As a child, Mark Pollock developed his love for adventure from Amelia Earhart, the first woman aviator to fly solo across the Atlantic Ocean. And like his heroine, Mr Pollock – who has lost his sight and mobility – hopes to use technology to break new ground.
“People who do things for the first time don’t take ‘no’ for an answer,” Mr Pollock said at the Global Education and Skills Forum in Dubai on Saturday.
The Irishman, 43, whose goal is to cure paralysis, gave a speech about the intersection between human beings and technology – how humans can not only use technology to regain function, but also to improve it.
Mr Pollock became blind when he was 22 but did not allow his disability to hinder his dreams of becoming an athlete, running marathons across the Gobi Desert with a sighted partner.
In 2009 he was part of a team that trekked 770 kilometres to the South Pole, becoming the first blind man to do so.
But a year later, only weeks before his wedding, Mr Pollock fell from an open window, injuring his spine and becoming paralysed from the hip down.
“Friends who found me thought I was dead. Doctors in intensive care suspected I was going to die.
“I fractured my skull, had three bleeds in my brain and had a mass of internal injuries and couldn’t feel anything below my hip,” he said.
“I lost my sight in 1998 and I was trying to understand how I should respond to that challenge. When I had my spinal cord injury, I thought how should I face this double challenge?
“There simply is no cure. The choices for people in wheelchairs are not there.
“The end game of the story is that you have an accident, with particular damage to your spinal cord, you end up in a wheelchair and that is where you stay.”
But science and technology could change that, he said.
“When you acquire a disability it changes your identity entirely. On the one hand, I had to accept a wheelchair as does everyone who is in a wheelchair. But technology and different disciplines are providing hope that things may be different.”
Mr Pollock is a founding member of The Druids Collective, an initiative that pairs investors with start-ups to allow such technology to move out of laboratories and into the mainstream.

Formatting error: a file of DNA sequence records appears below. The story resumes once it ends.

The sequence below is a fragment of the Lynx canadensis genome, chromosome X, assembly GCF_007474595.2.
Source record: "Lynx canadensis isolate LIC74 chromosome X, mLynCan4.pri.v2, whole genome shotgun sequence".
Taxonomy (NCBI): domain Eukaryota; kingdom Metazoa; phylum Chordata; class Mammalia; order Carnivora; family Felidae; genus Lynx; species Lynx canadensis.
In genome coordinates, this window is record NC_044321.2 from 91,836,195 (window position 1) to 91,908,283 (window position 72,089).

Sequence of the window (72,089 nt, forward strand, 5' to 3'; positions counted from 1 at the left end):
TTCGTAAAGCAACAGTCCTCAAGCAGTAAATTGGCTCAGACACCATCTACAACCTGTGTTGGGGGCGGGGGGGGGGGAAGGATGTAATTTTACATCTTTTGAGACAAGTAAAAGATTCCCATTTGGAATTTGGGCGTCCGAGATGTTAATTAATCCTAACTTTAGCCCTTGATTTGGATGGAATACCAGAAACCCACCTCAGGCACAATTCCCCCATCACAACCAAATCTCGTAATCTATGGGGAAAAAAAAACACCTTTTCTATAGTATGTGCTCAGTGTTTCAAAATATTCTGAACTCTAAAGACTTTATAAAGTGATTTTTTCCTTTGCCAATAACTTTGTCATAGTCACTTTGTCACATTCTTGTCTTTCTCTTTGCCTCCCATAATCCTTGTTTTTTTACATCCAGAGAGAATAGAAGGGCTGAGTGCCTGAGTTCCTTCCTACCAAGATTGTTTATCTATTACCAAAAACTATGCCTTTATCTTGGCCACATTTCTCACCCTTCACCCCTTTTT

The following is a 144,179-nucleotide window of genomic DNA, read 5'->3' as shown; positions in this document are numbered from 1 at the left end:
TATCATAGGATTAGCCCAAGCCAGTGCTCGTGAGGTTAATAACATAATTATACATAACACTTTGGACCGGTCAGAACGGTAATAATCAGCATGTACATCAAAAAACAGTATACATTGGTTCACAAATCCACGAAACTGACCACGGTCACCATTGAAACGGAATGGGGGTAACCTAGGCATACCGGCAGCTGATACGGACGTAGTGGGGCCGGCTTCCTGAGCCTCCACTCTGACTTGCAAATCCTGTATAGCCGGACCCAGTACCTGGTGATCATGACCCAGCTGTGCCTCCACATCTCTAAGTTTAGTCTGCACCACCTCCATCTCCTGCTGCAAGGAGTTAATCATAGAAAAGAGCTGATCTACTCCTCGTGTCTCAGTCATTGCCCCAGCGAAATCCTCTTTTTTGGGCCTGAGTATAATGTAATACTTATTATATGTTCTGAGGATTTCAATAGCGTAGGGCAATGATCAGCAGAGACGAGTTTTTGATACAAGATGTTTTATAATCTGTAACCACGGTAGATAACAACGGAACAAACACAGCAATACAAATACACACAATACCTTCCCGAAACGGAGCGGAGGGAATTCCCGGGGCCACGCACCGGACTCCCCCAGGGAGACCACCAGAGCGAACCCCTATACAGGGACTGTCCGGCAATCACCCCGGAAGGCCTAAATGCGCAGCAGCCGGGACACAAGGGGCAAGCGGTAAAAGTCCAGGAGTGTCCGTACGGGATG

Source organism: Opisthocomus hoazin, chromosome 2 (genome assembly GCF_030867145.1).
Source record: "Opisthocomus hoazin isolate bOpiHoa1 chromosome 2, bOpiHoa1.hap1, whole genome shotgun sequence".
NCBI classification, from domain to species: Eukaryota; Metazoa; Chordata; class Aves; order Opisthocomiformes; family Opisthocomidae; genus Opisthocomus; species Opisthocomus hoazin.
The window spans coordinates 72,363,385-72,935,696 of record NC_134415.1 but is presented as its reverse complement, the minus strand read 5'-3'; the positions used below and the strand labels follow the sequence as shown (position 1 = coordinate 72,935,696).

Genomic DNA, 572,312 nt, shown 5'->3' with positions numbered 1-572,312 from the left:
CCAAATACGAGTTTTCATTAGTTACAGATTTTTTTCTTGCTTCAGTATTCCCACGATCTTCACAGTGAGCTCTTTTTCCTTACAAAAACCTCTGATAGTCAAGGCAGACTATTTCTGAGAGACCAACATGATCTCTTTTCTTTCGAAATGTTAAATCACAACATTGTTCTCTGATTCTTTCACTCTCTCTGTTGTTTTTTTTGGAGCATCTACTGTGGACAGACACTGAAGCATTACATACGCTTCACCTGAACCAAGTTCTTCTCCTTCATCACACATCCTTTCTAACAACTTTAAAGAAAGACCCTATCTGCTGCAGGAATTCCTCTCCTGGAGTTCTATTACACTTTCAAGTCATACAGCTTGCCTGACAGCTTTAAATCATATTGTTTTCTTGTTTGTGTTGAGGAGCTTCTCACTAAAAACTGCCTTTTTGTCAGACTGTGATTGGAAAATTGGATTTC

His dream is to walk again and he has turned to Olivier Oullier, president of Emotiv, to fulfil it.
Emotiv, a bio-informatics and technology company, is developing mobile and wearable, personalised technology that uses brain signals to direct function.
On Saturday, the forum was shown a video of Mr Pollock being strapped into robotic legs and trying to walk.
“It’s a very advanced piece of technology and to stand upright feels psychologically and mentally better.
“I feel squashed in the chair but feel stretched out and level with everyone when standing,” he said.
Prof Oullier began mapping Mr Pollock’s neural activity five years ago to study how he was able to stay motivated when many with his disability gave up.
“Mark is obsessed with walking again. Beyond the motivation, there is the motor function,” Prof Oullier said.
“His obsession with walking again morphed into ‘I want to cure paralysis’.”
Prof Oullier is working on technology that will replace legs or hands and add greater function.
“I am working with students who created a robotic hand, but the hand can do more than a normal hand. The hand is more powerful than a normal hand and opens more possibilities,” he said.
“It could very well be that robotic legs, thanks to stimulation, will allow Mark to walk. But in the near future he might even be able to jump, and higher than other people.”